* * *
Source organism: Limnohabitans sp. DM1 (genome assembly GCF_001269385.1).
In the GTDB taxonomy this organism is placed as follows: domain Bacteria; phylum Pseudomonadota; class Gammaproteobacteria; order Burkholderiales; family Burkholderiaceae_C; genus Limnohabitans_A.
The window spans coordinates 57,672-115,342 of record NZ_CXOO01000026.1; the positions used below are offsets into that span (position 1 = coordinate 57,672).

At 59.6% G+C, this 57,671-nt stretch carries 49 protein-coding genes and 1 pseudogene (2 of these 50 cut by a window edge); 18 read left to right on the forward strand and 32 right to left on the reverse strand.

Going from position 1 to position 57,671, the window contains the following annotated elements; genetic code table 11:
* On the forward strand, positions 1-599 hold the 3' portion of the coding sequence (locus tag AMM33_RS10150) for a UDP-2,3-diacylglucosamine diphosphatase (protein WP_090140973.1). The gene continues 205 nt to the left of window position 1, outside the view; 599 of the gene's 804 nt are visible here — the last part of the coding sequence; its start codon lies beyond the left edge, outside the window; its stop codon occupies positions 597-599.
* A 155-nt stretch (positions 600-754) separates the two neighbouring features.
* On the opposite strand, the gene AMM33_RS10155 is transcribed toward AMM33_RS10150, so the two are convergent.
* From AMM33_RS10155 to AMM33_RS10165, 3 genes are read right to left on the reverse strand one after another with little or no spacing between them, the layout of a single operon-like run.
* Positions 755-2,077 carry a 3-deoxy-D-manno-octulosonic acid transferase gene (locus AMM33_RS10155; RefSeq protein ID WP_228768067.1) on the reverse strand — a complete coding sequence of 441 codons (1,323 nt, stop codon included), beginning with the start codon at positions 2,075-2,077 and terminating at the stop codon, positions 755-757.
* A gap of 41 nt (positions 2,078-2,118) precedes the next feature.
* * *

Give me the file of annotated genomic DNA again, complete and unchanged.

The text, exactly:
Source organism: Limnohabitans sp. DM1 (genome assembly GCF_001269385.1).
In the GTDB taxonomy this organism is placed as follows: domain Bacteria; phylum Pseudomonadota; class Gammaproteobacteria; order Burkholderiales; family Burkholderiaceae_C; genus Limnohabitans_A.
The window spans coordinates 57,672-115,342 of record NZ_CXOO01000026.1; the positions used below are offsets into that span (position 1 = coordinate 57,672).

At 59.6% G+C, this 57,671-nt stretch carries 49 protein-coding genes and 1 pseudogene (2 of these 50 cut by a window edge); 18 read left to right on the forward strand and 32 right to left on the reverse strand.

Going from position 1 to position 57,671, the window contains the following annotated elements; genetic code table 11:
* On the forward strand, positions 1-599 hold the 3' portion of the coding sequence (locus tag AMM33_RS10150) for a UDP-2,3-diacylglucosamine diphosphatase (protein WP_090140973.1). The gene continues 205 nt to the left of window position 1, outside the view; 599 of the gene's 804 nt are visible here — the last part of the coding sequence; its start codon lies beyond the left edge, outside the window; its stop codon occupies positions 597-599.
* A 155-nt stretch (positions 600-754) separates the two neighbouring features.
* On the opposite strand, the gene AMM33_RS10155 is transcribed toward AMM33_RS10150, so the two are convergent.
* From AMM33_RS10155 to AMM33_RS10165, 3 genes are read right to left on the reverse strand one after another with little or no spacing between them, the layout of a single operon-like run.
* Positions 755-2,077 carry a 3-deoxy-D-manno-octulosonic acid transferase gene (locus AMM33_RS10155; RefSeq protein ID WP_228768067.1) on the reverse strand — a complete coding sequence of 441 codons (1,323 nt, stop codon included), beginning with the start codon at positions 2,075-2,077 and terminating at the stop codon, positions 755-757.
* A gap of 41 nt (positions 2,078-2,118) precedes the next feature.